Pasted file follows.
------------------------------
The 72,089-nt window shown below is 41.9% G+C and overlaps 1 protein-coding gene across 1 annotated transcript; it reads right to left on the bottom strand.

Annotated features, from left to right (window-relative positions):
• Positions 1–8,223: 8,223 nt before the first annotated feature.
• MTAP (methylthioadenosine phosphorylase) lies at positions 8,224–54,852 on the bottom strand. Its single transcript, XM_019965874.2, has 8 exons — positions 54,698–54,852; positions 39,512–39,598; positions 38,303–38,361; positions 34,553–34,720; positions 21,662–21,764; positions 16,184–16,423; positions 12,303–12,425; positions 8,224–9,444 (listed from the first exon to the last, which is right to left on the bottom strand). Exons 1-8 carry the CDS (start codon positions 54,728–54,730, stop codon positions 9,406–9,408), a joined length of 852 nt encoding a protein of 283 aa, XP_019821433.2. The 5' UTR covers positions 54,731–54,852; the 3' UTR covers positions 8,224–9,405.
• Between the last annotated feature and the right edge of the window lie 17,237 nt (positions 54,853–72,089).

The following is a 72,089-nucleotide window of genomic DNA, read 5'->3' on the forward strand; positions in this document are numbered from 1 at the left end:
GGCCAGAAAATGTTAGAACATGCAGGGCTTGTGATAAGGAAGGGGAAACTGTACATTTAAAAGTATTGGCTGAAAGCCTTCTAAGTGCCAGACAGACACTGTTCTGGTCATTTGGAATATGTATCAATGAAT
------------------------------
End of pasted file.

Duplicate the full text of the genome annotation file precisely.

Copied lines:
The 72,089-nt window shown below is 41.9% G+C and overlaps 1 protein-coding gene across 1 annotated transcript; it reads right to left on the bottom strand.

Annotated features, from left to right (window-relative positions):
• Positions 1–8,223: 8,223 nt before the first annotated feature.
• MTAP (methylthioadenosine phosphorylase) lies at positions 8,224–54,852 on the bottom strand. Its single transcript, XM_019965874.2, has 8 exons — positions 54,698–54,852; positions 39,512–39,598; positions 38,303–38,361; positions 34,553–34,720; positions 21,662–21,764; positions 16,184–16,423; positions 12,303–12,425; positions 8,224–9,444 (listed from the first exon to the last, which is right to left on the bottom strand). Exons 1-8 carry the CDS (start codon positions 54,728–54,730, stop codon positions 9,406–9,408), a joined length of 852 nt encoding a protein of 283 aa, XP_019821433.2. The 5' UTR covers positions 54,731–54,852; the 3' UTR covers positions 8,224–9,405.
• Between the last annotated feature and the right edge of the window lie 17,237 nt (positions 54,853–72,089).

The following is a 72,089-nucleotide window of genomic DNA, read 5'->3' on the forward strand; positions in this document are numbered from 1 at the left end:
GGCCAGAAAATGTTAGAACATGCAGGGCTTGTGATAAGGAAGGGGAAACTGTACATTTAAAAGTATTGGCTGAAAGCCTTCTAAGTGCCAGACAGACACTGTTCTGGTCATTTGGAATATGTATCAATGAAT